Marco Mozzoni: August 5, 2007
Demographic data and information on pattern of use and subjective effects of Salvia divinorum
were obtained by means of self-report questionnaires from a sample of 32 recreational users of salvia
and other psychedelics. The study, led by Gonzalez D, Riba J, Bouso JC, Gomez-Jarabo G, Barbanoj MJ, researchers at Departamento de Psicologia Biologica y de la Salud, Facultad de Psicologia, Universidad Autonoma de Madrid
, is published in PubMed.
Involvement with salvia appeared to be a recent phenomenon. Smoking the extract was the preferred form of administration.
Subjective effects were described as intense but short-lived, appearing in less than 1min and lasting 15min or less.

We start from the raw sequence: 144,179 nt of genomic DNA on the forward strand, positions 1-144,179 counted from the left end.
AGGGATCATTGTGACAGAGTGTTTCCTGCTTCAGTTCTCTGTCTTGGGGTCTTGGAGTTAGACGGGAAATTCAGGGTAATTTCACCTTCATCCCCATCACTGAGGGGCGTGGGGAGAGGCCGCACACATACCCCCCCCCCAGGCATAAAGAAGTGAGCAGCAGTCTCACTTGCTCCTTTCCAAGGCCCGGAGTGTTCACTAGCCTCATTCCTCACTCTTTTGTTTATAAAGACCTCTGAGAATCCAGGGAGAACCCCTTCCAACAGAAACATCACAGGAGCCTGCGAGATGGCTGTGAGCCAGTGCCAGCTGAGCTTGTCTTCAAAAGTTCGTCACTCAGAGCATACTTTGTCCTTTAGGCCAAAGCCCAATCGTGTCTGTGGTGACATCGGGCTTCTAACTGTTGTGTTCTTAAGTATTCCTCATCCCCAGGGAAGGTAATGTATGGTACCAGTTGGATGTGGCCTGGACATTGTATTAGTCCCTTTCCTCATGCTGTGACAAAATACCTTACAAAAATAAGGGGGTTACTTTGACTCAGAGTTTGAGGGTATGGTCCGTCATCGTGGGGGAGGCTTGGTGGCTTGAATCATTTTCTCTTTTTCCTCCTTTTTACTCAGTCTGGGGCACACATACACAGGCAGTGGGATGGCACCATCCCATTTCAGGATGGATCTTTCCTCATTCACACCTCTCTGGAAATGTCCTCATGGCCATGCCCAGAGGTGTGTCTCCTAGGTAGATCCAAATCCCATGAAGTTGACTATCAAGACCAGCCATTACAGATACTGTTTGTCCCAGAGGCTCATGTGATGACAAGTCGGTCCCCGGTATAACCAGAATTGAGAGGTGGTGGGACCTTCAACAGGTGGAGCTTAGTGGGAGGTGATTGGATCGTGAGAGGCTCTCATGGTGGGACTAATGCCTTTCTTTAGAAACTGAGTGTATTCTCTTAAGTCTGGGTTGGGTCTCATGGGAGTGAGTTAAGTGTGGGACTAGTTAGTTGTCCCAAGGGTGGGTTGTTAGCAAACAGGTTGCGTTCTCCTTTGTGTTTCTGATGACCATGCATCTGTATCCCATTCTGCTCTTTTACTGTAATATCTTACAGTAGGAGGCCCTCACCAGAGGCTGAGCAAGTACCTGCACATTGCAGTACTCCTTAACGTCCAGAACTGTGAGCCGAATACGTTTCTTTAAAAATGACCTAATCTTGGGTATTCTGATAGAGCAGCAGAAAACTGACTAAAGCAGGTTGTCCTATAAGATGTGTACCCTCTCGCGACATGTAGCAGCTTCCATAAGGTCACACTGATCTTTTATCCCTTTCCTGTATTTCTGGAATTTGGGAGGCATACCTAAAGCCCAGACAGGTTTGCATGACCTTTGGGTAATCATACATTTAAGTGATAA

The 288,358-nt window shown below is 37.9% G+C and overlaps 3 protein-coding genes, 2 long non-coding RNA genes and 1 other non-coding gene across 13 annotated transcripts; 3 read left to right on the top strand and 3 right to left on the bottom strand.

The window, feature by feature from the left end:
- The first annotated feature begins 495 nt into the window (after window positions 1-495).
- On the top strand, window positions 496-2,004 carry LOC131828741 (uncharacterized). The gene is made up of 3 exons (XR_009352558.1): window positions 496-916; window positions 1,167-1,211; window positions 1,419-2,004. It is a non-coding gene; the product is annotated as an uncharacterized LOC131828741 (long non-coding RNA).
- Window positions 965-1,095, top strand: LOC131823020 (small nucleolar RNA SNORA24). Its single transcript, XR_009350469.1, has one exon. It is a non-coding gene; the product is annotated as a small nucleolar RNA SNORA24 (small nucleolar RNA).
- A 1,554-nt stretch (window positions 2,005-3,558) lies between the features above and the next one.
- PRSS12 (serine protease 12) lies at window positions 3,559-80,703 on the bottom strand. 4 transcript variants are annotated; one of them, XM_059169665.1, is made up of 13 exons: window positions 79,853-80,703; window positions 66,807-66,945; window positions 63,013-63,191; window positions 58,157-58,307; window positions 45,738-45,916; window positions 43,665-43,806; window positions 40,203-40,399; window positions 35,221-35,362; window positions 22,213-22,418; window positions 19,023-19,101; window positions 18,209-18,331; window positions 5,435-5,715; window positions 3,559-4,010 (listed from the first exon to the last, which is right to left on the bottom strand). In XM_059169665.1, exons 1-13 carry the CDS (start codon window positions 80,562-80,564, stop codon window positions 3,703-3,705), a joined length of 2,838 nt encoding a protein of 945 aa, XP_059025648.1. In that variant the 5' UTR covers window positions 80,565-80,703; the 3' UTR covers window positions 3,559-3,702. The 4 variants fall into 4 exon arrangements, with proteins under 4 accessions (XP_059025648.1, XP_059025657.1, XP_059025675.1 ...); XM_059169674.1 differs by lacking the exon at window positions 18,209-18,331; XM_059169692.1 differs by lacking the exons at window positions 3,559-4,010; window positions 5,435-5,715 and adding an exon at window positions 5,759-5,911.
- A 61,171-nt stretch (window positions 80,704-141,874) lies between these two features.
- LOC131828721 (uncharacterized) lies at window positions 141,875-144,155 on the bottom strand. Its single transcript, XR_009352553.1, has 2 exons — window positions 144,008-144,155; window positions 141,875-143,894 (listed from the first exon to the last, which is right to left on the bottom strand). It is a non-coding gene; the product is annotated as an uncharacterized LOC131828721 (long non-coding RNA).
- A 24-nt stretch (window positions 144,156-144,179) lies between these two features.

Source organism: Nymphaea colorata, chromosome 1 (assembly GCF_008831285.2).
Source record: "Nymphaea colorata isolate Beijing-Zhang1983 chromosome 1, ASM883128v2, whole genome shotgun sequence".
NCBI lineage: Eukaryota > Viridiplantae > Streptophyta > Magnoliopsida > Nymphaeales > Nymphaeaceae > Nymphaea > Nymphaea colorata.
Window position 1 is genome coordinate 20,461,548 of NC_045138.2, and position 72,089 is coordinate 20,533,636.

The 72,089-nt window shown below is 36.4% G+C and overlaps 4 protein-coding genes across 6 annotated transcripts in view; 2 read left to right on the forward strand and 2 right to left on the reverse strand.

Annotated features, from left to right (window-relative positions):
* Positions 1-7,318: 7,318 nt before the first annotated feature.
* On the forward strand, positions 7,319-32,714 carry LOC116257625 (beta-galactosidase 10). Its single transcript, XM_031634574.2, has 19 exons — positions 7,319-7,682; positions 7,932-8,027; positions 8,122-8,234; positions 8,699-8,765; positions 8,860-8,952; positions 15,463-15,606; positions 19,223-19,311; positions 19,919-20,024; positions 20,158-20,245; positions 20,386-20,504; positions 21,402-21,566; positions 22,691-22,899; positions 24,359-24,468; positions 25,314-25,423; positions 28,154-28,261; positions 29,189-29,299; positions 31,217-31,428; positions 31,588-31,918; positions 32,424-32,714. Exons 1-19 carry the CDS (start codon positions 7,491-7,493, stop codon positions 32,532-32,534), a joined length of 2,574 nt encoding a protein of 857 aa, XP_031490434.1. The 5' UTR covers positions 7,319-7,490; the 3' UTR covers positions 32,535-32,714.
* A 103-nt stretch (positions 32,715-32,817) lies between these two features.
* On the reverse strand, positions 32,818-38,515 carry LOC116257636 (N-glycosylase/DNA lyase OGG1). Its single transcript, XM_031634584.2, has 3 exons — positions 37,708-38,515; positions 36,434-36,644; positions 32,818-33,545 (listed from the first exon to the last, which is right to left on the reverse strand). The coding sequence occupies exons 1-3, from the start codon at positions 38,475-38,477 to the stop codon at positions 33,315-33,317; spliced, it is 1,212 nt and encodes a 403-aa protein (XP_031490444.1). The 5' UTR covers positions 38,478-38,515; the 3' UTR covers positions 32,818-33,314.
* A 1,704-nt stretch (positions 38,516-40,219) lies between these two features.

They included psychedelic
-like changes in visual perception, mood and somatic sensations, and importantly, a highly modified perception of external reality and the self, leading to a decreased ability to interact with oneself or with one's surroundings.
Although some aspects of the subjective effects reported were similar to high doses of classical psychedelics with serotonin
-2A receptor agonist activity, the intense derealization and impairment reported appear to be a characteristic of salvia.
The observed simultaneous high scores on the LSD
and PCAG subscales of the Addiction
Research Center Inventory (ARCI) have been previously reported for other kappa-opioid
agonists, and support kappa receptor activation as the probable pharmacologic mechanism underlying the modified state of awareness induced by salvia.
is a member of the Lamiaceae family
and contains the psychotropic diterpene
and kappa-opioid receptor agonist salvinorin-A
Originally a shamanic inebriant used by the Mexican Mazatec Indians, the plant and its preparations are becoming increasingly popular among non-traditional users.